Delphi, Magna join funding round for lidar company Innoviz
SAN FRANCISCO -- Delphi Automotive and Magna International have joined a $65 million funding round for Innoviz Technologies, the maker of laser-based sensor technology for autonomous vehicles, the Israeli company said.
The Series B funding round comes as Innoviz prepares for the 2019 debut of its automotive grade solid-state lidar device, InnovizOne, for full and partial self-driving systems.
Suppliers Delphi and Magna will offer Innoviz's technology to the automakers it works with, said Oren Rosenzweig, the co-founder and chief business officer of Innoviz.
The company also plans to mass produce its lidar platform for testing and development available in the first quarter of 2018.
Auto industry experts believe lidar is one of the crucial tools for the performance of full autonomous vehicles, and it has become a prime focus of investment. Lidar relies on light pulses reflected off objects to gauge their position on and near the road.
The investment by rivals Magna and Delphi underscores auto suppliers' desire to identify self-driving solutions for global automakers. Such tier-one suppliers serve as systems integrators, responsible for vetting devices and technologies that they then integrate into the automobile.
The cost, complexity and accelerated pace of development of self-driving vehicles continue to spark sweeping alliances between automobile manufacturers and suppliers, and suppliers and makers of specific technology, such as lidar.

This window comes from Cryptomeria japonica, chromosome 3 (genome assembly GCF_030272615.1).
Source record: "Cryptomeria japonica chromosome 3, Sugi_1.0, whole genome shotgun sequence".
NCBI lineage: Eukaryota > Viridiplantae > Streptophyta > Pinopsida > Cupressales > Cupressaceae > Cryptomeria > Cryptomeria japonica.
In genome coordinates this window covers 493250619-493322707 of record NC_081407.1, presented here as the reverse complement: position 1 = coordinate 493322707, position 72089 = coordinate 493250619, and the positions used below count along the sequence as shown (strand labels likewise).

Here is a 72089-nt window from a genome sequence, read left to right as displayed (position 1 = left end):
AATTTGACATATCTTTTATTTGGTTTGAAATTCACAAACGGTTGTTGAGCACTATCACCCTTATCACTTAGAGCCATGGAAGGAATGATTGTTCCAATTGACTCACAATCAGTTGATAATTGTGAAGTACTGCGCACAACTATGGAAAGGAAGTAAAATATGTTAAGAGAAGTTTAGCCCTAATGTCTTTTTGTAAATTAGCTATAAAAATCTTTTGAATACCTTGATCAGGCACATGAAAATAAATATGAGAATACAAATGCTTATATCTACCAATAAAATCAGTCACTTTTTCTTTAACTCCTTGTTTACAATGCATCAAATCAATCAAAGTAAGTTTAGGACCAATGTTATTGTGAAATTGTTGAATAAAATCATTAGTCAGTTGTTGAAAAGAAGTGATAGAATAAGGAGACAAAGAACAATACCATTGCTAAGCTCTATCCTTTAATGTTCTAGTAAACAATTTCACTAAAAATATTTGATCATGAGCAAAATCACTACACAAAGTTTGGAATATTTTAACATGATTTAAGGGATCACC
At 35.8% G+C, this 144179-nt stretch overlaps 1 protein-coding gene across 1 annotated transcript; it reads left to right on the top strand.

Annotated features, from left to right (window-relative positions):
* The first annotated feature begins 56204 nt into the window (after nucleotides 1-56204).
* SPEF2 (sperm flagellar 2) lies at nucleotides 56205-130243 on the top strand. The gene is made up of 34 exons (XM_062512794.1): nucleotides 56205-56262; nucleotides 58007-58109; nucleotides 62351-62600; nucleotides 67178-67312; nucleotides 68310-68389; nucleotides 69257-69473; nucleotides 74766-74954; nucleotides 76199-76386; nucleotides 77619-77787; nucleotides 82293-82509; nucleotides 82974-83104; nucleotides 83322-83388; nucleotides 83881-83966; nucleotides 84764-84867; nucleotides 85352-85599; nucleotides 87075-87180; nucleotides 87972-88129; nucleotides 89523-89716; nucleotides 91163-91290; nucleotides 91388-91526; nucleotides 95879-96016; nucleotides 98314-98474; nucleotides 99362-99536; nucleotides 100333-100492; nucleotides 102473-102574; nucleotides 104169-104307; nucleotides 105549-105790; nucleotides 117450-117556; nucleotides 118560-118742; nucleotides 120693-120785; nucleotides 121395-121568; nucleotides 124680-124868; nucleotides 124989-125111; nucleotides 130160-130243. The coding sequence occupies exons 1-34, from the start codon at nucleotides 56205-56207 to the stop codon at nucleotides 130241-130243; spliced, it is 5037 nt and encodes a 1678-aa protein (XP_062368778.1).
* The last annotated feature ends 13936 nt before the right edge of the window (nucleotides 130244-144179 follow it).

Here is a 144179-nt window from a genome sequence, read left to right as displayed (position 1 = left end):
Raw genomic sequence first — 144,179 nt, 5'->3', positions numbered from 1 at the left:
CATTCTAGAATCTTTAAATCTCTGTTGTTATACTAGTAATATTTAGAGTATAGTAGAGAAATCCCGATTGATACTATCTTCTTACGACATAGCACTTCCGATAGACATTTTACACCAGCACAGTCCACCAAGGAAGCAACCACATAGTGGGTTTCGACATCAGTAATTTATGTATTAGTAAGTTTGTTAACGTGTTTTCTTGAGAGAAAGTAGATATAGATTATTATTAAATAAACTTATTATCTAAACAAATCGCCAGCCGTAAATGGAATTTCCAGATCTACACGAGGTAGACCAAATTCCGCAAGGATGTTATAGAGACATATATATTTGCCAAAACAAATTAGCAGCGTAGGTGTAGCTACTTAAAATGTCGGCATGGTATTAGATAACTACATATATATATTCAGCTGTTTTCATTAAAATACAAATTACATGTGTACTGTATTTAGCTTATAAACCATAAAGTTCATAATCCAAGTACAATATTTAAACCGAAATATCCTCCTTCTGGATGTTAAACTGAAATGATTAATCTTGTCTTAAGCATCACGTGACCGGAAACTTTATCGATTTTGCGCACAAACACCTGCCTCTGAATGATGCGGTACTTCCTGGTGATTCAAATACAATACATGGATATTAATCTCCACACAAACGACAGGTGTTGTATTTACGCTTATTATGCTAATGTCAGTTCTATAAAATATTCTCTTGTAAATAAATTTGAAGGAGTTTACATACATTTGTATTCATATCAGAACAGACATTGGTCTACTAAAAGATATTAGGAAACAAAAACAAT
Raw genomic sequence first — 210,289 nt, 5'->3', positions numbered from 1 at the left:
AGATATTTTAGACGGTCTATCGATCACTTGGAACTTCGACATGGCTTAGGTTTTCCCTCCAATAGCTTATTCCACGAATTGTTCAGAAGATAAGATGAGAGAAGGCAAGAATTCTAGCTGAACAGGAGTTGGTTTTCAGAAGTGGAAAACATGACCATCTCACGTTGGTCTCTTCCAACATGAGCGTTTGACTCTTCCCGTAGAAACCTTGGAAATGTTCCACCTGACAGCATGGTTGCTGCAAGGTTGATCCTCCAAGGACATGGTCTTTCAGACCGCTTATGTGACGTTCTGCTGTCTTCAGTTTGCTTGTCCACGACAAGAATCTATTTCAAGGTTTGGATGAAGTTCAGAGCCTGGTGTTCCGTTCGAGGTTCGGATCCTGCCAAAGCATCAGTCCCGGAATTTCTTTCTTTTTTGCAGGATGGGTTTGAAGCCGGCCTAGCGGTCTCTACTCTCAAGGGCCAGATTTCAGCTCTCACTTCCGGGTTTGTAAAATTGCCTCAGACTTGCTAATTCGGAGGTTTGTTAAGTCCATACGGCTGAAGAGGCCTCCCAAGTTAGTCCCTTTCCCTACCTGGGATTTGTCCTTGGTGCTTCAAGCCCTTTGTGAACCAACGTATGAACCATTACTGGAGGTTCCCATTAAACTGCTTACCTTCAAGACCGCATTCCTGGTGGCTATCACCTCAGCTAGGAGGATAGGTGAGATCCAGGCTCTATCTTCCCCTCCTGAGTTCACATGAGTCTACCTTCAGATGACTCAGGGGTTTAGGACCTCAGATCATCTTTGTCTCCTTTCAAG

Over a dozen companies, from early entrant Velodyne to companies like Quanergy Systems and startups Luminar and LeddarTech, are vying to bring down the price of lidar and improve its performance to meet real-world needs beyond its current use in development of self-driving cars.
"When we started out we thought the biggest issue was price," said Rosenzweig. "We're working on getting the price down significantly compared to what you have today but we have to make the performance much higher."
He estimated that lidar will drop significantly in price, as radar has, as the market develops. Rosenzweig estimated that the first Innoviz Lidar will be priced "in the hundreds."
InnovizOne Lidar can see objects with reflectivity of 50 percent at 218 yards, ahead of rivals whose devices see objects with 80 percent reflectivity, he said.
"This is why it's hard to compare lidars, because you need to understand the assumptions people have when they give the numbers," said Rosenzweig. "There are no standards. That's the challenge."
Delphi announced last month it had acquired a minority stake in Innoviz.